Adoree’ Jackson

Giants Unlikely To Re-Sign Adoree’ Jackson

Giants cornerback Adoree’ Jackson recently reiterated his desire to sign a new contract with Big Blue, but it does not sound as if the interest is mutual. Per Paul Schwartz of The New York Post, the odds are against a re-up, so Jackson will probably be seeking a new employer when free agency opens next month.

Jackson, who will turn 29 shortly after the 2024 regular season begins, just finished the three-year, $39MM deal he signed with the Giants in March 2021. At the time, the 2017 first-rounder was coming off a generally strong four-year run with the Titans, though his platform campaign in 2020 was marred by a knee injury that limited him to three games. While Tennessee cut him before the fifth-year option of his rookie deal became guaranteed — the 2018 class of first-round picks was the first whose fifth-year options became guaranteed immediately upon being exercised — he was still able to land a notable contract thanks to his previous body of work.

In his first year in New York, Jackson reestablished himself as a solid starting cornerback, earning a strong 74.9 overall grade from Pro Football Focus and limiting opposing passers to a 69.0 QB rating (the best mark of his career). He largely replicated that showing in 2022 before muddling through another difficult contract season last year.

Jackson began the 2023 season in the slot to accommodate rookie Tre Hawkins. Hawkins was later benched, allowing Jackson to return to his familiar boundary role. The USC product drew a PFF coverage grade of just 45.9 — by far the lowest of his career — and he allowed a passer rating of 95.5 and a pair of touchdowns as the nearest defender. Between that poor performance, his general lack of play-making — he has just four interceptions in 83 career games — and the fact that he missed 14 contests due to injury over his three-year run with the Giants, New York is understandably prepared to move on.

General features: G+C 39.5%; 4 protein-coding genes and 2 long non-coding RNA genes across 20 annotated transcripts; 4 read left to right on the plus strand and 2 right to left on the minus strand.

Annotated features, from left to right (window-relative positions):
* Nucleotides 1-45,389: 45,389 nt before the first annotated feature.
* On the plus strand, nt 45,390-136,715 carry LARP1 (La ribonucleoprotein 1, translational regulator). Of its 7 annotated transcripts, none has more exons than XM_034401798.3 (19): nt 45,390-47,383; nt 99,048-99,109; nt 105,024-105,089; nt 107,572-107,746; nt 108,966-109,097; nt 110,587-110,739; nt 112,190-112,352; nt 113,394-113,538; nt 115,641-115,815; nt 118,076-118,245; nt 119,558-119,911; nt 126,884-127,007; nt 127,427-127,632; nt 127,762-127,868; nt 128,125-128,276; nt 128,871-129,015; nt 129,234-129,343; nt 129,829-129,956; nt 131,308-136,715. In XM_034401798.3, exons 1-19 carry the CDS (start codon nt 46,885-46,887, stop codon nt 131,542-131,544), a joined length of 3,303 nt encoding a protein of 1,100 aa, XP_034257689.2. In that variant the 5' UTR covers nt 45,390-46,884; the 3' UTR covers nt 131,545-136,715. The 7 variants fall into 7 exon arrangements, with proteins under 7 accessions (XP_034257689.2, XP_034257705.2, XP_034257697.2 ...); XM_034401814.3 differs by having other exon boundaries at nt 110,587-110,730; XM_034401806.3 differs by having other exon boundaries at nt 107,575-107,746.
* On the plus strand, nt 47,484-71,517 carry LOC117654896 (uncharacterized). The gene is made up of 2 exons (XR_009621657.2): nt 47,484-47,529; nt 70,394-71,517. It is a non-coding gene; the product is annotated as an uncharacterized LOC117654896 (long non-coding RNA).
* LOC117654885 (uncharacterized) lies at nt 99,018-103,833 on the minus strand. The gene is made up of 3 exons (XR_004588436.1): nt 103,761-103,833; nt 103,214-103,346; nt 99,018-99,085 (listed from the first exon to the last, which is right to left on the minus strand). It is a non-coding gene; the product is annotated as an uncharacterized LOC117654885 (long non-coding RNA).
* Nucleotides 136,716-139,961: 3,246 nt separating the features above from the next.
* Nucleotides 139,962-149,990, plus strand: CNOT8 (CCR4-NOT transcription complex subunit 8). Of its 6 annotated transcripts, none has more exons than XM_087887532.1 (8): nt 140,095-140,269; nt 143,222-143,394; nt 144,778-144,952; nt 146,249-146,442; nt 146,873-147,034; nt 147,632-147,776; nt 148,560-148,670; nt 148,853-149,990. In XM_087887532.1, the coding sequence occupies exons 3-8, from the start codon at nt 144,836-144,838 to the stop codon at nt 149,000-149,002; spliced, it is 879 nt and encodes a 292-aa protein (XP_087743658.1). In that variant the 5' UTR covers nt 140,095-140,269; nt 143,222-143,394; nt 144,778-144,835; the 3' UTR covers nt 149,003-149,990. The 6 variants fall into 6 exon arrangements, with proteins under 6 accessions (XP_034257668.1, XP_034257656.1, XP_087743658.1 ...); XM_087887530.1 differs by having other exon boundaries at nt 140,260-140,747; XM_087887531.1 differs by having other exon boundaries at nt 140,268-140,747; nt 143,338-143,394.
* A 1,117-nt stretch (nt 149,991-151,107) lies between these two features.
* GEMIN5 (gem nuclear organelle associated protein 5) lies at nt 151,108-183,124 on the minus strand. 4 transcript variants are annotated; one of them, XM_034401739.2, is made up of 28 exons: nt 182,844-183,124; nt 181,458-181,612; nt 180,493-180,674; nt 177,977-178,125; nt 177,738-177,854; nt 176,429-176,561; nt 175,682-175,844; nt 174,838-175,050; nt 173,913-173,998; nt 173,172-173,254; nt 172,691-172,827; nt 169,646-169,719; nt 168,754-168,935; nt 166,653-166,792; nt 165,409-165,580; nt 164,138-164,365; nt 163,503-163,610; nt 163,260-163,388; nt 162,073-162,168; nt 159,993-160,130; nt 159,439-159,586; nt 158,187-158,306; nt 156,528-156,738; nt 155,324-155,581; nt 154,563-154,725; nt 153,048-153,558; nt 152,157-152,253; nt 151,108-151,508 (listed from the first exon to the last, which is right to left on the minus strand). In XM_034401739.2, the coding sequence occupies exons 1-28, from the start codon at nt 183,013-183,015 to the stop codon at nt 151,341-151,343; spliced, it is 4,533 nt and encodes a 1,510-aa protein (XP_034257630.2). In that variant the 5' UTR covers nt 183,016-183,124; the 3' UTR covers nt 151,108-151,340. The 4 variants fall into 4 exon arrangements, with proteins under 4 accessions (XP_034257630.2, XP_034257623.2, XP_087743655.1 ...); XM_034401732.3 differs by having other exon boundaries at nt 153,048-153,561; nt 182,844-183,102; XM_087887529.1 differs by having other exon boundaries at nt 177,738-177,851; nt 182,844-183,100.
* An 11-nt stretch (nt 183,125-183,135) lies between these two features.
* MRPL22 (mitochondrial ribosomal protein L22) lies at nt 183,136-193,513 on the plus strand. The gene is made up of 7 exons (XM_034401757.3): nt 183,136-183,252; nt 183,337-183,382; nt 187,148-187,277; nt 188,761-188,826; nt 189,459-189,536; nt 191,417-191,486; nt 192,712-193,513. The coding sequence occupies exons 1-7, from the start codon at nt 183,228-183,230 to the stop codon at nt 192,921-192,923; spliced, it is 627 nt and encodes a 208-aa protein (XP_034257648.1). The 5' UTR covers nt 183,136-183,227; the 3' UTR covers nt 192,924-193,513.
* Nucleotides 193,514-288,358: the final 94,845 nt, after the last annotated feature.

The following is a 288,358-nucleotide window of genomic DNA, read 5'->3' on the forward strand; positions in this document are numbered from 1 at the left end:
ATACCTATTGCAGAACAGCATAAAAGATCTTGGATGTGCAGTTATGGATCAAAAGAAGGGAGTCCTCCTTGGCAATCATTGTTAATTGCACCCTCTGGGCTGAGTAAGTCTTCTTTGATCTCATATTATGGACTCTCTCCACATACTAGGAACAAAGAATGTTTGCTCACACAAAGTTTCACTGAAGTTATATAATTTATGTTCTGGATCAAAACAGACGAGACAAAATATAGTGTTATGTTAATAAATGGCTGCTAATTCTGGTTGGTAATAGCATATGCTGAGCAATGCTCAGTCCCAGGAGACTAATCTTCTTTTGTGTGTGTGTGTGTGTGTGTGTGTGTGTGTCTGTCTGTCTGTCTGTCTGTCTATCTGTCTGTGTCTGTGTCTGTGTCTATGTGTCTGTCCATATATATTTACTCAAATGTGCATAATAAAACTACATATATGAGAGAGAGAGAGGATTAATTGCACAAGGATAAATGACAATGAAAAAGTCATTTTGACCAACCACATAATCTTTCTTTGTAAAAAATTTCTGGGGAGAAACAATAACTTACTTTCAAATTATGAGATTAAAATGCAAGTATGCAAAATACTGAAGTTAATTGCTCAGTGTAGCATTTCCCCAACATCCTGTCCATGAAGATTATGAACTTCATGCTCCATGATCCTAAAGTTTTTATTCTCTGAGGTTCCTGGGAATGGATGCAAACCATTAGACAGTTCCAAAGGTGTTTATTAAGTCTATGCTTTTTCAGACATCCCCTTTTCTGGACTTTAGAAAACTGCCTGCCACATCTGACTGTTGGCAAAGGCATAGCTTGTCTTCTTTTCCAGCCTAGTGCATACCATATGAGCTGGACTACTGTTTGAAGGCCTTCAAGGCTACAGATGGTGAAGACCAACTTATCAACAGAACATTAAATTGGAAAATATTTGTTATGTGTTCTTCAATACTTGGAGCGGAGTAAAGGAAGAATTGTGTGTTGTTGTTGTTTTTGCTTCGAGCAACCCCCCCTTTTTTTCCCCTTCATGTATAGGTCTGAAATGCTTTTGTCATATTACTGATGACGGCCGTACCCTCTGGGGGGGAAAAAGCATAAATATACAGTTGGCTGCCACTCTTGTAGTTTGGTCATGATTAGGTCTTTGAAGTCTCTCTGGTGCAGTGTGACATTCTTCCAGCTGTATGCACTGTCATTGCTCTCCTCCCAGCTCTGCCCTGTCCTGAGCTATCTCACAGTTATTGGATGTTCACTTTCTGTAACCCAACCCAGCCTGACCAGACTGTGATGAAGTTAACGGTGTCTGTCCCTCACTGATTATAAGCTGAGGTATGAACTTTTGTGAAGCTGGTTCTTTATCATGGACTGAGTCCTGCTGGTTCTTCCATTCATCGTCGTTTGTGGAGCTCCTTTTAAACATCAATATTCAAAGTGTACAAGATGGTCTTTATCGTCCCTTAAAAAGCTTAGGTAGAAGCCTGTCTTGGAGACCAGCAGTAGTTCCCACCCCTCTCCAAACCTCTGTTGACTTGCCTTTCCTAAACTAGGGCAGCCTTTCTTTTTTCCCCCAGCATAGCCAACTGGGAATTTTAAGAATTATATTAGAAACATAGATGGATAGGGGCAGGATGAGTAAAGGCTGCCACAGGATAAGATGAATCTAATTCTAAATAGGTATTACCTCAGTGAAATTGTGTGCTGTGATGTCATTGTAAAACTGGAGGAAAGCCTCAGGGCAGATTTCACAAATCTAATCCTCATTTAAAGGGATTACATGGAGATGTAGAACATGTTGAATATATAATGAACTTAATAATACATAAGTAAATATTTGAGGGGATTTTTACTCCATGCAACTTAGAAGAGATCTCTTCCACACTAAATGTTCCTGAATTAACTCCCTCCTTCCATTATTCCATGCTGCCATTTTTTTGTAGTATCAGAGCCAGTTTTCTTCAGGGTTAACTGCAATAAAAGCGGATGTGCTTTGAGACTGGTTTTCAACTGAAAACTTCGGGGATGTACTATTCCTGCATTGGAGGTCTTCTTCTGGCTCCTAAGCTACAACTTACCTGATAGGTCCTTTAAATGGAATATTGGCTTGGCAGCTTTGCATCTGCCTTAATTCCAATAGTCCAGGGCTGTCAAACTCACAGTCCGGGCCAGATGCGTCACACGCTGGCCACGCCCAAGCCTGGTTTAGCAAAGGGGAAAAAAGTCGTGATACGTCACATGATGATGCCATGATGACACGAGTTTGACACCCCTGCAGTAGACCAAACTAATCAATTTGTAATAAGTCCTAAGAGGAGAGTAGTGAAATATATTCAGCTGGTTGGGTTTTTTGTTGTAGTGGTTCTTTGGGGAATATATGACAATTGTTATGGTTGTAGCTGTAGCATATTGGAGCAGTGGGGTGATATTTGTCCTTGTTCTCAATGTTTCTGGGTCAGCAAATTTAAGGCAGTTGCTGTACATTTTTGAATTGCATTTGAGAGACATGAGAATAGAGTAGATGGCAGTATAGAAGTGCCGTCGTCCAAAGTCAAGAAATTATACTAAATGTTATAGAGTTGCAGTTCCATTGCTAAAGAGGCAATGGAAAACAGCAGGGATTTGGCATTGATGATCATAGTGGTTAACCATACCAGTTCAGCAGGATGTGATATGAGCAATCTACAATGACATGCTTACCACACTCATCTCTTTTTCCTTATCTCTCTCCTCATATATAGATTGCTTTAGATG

However, given that he has performed like a quality starter at a premium position for five of his seven years in the NFL, Spotrac believes Jackson could earn a four-year contract worth over $11MM per year on the open market. That still feels a bit optimistic in light of Jackson’s subpar 2023, and PFF projects a much more modest one-year pact worth $7MM (subscription required).

If Jackson is indeed forced to accept a prove-it deal, perhaps he will finally be able to turn in a healthy and productive platform season, which would allow him to hit the open market with more momentum in 2025.

Giants CB Adoree’ Jackson Addresses Pending Free Agency

The Giants have a number of key free agent decisions to make with Saquon Barkley and Xavier McKinney set to hit the open market. The same is also true of cornerback Adoree’ Jackson, who recently doubled down on his desire to remain in New York on a new deal.

“The Giants are going to look for another corner and another team is going to look for a corner, which is me,” Jackson told Ryan Dunleavy of the New York Post“I want to be there, but this is our break period… If I come back, it’s all good. If I don’t, is it going to hurt? It will, but I know it’s a business.”

That stance mirrors what he said in December knowing he was on the verge of free agency for the second time in his career. In the first instance, Jackson landed a three-year, $39MM deal after his run with the Titans. He has served as a full-time starter during his Giants stint, racking up 23 pass deflections and a pair of interceptions along the way. Jackson earned solid PFF grades in his first two Giants campaigns, but things took a turn for the worse in 2023.

The former first-rounder began the season in the slot to accommodate rookie Tre Hawkins. The latter was later benched, though, allowing Jackson to return to his familiar perimeter duties. He drew a PFF coverage grade of just 45.9, by far the lowest of his career. Jackson allowed a passer rating of 95.5 (his second-highest mark) and a pair of touchdowns as the nearest defender in 2023.

As a result, it would come as little surprise if the Giants looked elsewhere via free agency or the draft to add at the cornerback spot. New York invested a first-round pick in last year’s draft by adding Deonte Banks, but a starting-caliber replacement will be needed if Jackson does indeed depart. The 28-year-old made it clear being a member of a contender will be a top priority while noting his confidence that the Giants could fit the bill.

“I want to win a Super Bowl, and I know the Giants are capable of winning because we saw [in 2022] that it was a possibility,” Jackson said. “It boils down to the pieces and the staff being on the same page and doing the right thing to help us get there.”